By Lynsey Jeffery
A door covered with paper eyes stood in the middle of the Stamp Student Union’s Atrium Tuesday. Virtual reality goggles lay beside the door on a table. Around the perimeter of the room were tables with T-shirts, computer monitors and frozen Jell-O.
This scene was the VR at UMD Virtual Reality Expo held by the new entrepreneurship-focused club TerpVenture.
The event featured startups from 10 University of Maryland students. Its purpose was to spread the word about the possibilities of VR, promote entrepreneurship among different campus communities and give students a chance to network.
TerpVenture co-president and junior information studies and finance major Uday Misra said the event was a way to establish the club’s presence on campus. They chose to focus on virtual reality products to showcase an up-and-coming industry Maryland students are taking advantage of.
“We thought this was one industry that is really taking off and is kind of representative of something that students in the space should know more about and should be interested in,” Misra said.
The door at the center of the expo, created by junior math major Patrice-Morgan Ongoly, was a centerpiece of the event. The paper eyes flipped up to reveal hundreds of QR codes, each one with 360 Video technology featuring a different Silver Spring business. Ongoly considers his creation a blend of technology and art.
“The concept is to allow people to explore the community by interacting with the art exhibit,” Ongoly said. “There’s always things to discover.”
Other student startups at the expo included MelloBrand, a comfort clothing line; Tommy WARES, a custom printed T-shirt line; Chill-O, which sells frozen Jell-O popsicles; Dark Sonar, a cybersecurity software and MPLEX, a virtual reality video game company.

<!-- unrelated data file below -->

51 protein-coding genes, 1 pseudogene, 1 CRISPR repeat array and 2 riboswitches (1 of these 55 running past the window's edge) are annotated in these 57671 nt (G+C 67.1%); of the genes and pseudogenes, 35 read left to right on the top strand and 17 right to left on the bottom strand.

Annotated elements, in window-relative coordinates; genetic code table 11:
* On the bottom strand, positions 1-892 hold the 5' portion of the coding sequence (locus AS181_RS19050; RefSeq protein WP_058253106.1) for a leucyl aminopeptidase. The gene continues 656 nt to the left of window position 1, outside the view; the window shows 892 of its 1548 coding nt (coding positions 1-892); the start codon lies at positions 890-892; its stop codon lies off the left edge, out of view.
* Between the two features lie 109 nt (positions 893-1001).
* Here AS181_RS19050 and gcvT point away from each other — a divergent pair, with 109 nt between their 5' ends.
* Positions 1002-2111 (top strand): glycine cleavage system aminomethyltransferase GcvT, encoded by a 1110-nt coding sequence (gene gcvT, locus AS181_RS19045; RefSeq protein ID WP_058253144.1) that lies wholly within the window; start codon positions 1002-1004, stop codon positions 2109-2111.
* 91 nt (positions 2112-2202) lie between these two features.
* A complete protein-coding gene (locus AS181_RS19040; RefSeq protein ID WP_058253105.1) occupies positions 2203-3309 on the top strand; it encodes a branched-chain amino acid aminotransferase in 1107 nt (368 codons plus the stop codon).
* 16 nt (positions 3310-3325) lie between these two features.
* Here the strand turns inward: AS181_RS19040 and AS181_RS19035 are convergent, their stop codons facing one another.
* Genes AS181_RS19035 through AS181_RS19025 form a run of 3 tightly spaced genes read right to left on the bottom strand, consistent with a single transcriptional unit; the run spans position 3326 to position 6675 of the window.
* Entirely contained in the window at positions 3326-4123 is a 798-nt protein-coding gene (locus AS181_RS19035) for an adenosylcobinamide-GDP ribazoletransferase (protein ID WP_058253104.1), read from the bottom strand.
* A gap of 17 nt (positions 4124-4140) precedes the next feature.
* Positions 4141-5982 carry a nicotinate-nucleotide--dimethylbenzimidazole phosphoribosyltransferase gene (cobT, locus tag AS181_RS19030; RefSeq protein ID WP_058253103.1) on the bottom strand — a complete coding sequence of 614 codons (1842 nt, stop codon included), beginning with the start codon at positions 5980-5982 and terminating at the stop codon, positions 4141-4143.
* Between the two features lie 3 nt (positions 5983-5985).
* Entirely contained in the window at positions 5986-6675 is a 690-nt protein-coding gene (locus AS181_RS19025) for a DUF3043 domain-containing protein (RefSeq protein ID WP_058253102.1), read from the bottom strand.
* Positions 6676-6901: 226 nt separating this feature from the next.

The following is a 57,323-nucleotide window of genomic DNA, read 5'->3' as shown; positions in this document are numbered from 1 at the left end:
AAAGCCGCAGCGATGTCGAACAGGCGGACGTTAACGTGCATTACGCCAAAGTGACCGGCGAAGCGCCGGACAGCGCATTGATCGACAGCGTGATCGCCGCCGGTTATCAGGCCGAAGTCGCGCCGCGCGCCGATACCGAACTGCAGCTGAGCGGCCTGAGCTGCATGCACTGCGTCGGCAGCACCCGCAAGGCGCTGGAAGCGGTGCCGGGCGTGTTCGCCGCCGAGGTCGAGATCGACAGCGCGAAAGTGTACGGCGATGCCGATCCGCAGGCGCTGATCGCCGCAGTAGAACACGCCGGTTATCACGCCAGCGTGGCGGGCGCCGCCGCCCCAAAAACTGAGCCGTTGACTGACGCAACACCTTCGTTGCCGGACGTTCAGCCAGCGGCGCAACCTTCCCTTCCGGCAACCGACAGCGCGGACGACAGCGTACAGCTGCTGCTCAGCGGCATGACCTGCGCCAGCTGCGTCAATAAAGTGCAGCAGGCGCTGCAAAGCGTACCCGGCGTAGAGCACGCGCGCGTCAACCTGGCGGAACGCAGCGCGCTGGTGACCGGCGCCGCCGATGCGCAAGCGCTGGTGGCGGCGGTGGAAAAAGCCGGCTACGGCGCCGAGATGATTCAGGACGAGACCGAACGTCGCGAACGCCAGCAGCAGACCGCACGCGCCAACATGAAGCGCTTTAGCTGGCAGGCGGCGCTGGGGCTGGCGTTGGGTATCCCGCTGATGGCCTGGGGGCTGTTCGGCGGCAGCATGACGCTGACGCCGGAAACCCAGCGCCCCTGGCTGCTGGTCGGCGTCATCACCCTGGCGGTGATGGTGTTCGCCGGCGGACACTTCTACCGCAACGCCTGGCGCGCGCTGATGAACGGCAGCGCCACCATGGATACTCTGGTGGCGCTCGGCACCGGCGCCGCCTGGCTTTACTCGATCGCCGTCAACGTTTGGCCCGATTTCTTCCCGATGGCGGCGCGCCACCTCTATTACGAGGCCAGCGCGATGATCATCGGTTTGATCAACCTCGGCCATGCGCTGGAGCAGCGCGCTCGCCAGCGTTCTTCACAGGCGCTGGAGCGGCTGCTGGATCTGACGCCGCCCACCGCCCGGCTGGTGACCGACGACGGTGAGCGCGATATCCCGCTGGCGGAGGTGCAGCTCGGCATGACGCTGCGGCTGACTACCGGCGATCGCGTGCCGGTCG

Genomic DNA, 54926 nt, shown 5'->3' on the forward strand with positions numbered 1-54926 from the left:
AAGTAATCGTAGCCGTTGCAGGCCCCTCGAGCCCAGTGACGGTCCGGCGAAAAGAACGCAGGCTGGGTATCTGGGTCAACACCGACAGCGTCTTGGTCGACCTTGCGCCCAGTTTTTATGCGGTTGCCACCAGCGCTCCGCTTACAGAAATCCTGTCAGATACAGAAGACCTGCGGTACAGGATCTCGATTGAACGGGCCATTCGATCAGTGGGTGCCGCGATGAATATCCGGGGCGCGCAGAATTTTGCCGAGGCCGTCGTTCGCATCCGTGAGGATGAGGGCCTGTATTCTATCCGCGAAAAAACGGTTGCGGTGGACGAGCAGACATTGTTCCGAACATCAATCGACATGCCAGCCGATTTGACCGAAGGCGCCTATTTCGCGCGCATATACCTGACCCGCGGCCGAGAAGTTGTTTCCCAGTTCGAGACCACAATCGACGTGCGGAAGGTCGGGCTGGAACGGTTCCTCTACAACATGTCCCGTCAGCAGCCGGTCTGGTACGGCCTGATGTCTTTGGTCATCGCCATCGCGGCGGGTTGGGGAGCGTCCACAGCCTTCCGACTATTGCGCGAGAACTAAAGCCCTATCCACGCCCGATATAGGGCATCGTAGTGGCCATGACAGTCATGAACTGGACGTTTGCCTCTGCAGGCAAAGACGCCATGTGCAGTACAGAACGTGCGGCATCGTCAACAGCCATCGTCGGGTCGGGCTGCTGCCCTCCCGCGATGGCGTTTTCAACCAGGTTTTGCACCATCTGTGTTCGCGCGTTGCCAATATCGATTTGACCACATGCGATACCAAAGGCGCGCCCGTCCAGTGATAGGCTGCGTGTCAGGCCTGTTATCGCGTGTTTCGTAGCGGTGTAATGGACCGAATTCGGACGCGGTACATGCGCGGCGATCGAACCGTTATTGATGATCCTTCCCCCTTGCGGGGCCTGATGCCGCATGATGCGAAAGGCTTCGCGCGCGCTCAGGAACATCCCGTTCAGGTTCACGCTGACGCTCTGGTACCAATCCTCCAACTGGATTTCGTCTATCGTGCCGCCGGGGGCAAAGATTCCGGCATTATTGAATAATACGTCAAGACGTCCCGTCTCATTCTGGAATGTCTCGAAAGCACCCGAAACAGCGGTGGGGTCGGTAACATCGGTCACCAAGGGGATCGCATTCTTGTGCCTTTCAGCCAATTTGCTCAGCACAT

MPLEX, like Ongoly, used virtual reality headsets to showcase their 360-degree view video game, Core Disruption. The game takes place inside a tank, where players can battle one another for a post-apocalyptic Earth’s resources.
MPLEX founder Galen Stetsyuk, a junior computer science major, said the company—formed by Stetsyuk and several other UMD students—wanted to explore VR in ways it hadn’t seen before.
“We wanted to try to take advantage of it for gaming,” Stetsyuk said. The product’s defining feature is that it supports competitive multiplayer gaming. Students could try the game at the exposition. MPLEX provided VR goggles and monitors for players.
VR at Maryland was the club’s first event under their new name. The club was formerly Google at UMD but decided to rebrand after Google ended their student ambassadors program.
Ongoly, who is also a co-president of TerpVenture said though turnout was low, he was satisfied with attendees’ engagement with the expo.
For Ongoly, VR is about using technology to better understand people.
“There really is a disconnect between humans that can’t be bridged by any technology we have now,” he said. “Technology is allowing us to get a clearer picture of the human condition.”